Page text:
Since Miyagi’s time, many composers such as Sawai Tadao (1937-1997) have furthered Miyagi’s vision by continuing to perform and compose works that continue to advance the instrument in new directions. Thanks to artist such as these, the thousand year old Japanese koto is still important and thriving.

Koto today

The influence of Western pop music has made the koto less prominent in Japan, although it is still developing as an instrument. Works are being written for 20- and 25-stringed kotos and 17-string bass kotos, and a new generation of players such as Japanese performers Kazue Sawai and Michiyo Yagi (who studied under Sawai), and American performer Reiko Obata are finding places for the koto in today's jazz, experimental music and even pop.

June Kuramoto, of the jazz fusion group Hiroshima, was one of the first koto performers to popularize the koto in a non-traditional fusion style. Reiko Obata, founder of East West Jazz band, is the first to perform and record an album of jazz standards featuring koto. Obata also produced the first-ever English language koto instructional DVD "You Can Play Koto."

David Bowie became the first Englishman to use the koto in the instrumental piece "Moss Garden" on his album "Heroes". Paul Gilbert, a popular shred guitarist, recorded his wife, Emi playing the koto on his song "Koto Girl" from the album Alligator Farm. JRock / Visual Kei band Kagrra, are well known for using traditional Japanese musical instruments in many of their songs, an example being "Utakata" (うたかた), a song where the koto has a prominent place. Jazz pianist Dave Brubeck composed "Koto Song" that, while not featuring the koto itself, is played to allow the piano to emulate its sound. Winston Tong, singer with Tuxedomoon, uses it on his 15-minute song, "The Hunger" from his debut solo album Theoretically Chinese.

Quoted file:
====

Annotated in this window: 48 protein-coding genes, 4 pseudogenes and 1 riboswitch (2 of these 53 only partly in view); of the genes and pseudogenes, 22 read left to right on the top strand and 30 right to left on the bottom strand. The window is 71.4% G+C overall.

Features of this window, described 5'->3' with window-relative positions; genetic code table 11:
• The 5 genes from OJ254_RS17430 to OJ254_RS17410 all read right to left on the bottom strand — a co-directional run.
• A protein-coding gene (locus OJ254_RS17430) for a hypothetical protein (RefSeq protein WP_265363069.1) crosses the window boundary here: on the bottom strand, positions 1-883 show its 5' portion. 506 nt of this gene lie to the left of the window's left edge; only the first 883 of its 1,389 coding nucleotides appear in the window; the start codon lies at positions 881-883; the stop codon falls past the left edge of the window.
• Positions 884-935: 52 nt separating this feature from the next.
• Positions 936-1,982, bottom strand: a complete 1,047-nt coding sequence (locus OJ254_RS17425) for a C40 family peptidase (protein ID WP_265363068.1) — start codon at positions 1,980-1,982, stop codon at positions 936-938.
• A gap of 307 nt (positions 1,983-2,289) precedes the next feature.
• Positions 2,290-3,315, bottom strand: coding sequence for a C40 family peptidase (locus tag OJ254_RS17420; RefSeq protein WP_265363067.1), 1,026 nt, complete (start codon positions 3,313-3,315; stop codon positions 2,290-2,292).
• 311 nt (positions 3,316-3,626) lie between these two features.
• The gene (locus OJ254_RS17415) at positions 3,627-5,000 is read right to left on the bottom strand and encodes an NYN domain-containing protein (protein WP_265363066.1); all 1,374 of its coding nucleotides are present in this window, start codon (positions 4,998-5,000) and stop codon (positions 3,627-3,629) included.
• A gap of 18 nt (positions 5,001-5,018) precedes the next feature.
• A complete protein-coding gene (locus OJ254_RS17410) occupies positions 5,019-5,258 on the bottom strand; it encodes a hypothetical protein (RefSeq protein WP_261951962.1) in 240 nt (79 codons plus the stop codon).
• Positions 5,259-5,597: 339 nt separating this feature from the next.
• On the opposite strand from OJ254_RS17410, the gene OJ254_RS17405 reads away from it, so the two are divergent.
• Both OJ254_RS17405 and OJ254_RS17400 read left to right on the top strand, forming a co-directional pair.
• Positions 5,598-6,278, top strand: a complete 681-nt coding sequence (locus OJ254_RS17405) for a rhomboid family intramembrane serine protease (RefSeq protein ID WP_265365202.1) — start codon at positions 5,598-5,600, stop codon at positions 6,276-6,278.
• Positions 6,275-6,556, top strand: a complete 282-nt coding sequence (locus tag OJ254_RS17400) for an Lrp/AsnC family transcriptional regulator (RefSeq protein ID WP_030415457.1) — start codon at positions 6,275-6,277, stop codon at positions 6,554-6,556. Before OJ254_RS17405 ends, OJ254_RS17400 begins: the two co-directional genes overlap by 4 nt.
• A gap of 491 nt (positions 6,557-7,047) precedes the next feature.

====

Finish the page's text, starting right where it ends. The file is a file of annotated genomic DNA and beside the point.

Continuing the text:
Well-known solo performers outside of Japan include koto master and award-winning recording artist Elizabeth Falconer, who also studied for a decade at the esteemed Sawai Koto School in Tokyo, as well as koto master Linda Kako Caplan, Canadian Daishihan (Grandmaster) and a member of Fukuoka's Chikushi Koto School for over two decades. David Horvitz pioneered the instrument into the contemporary indie rock scene playing on Xiu Xiu's new album, The Air Force.

The 17-string bass koto, called jūshichi-gen in Japanese, has become more prominent over the years. The members of the band Rin' are perhaps some of the more famous jūshichi-gen players in the modern (pop/rock) music scene. The influence of the koto on Western music is also evident in jazz. The "in-sen" scale, a five note scale, was first introduced to jazz by John Coltrane and McCoy Tyner (another koto player) and is based on the tuning of the koto.

The progressive rock band Queen used a koto to great effect in their eight minute epic "The Prophet's Song" on their 1975 album A Night at the Opera.

Dr. Dre's 1999 album Chronic 2001 prominently features a synthesized koto on two of its tracks - "Still D.R.E." and "The Message".

Bibliography

See also

References

  • Malm, W. P. (2000) Traditional Japanese Music and Musical Instruments (Rev. ed.). New York, NY: Kodansha International.
  • Sachs, C. (1940). The History of Musical Instruments. New York, NY: W.W. Norton & Company. Inc. Publishers.
  • Wade, B.C. (2006). The Koto: A Traditional Instrument in Contemporary Japan (review)- The Journal of Japanese Studies 32.1, 177-180. Retrieved: July 28, 2008, from Project Muse Database.
  • Kagan, A.L. (2006). The Koto: A Traditional Instrument in Contemporary Japan (review). Emeritus, University of Minnesota. Retrieved: July 15, 2008, from Project Muse Database.
  • Richard Louis Edmonds, et al. "Japan." Grove Art Online. Oxford Art Online. [[July 30], 2008.]

External links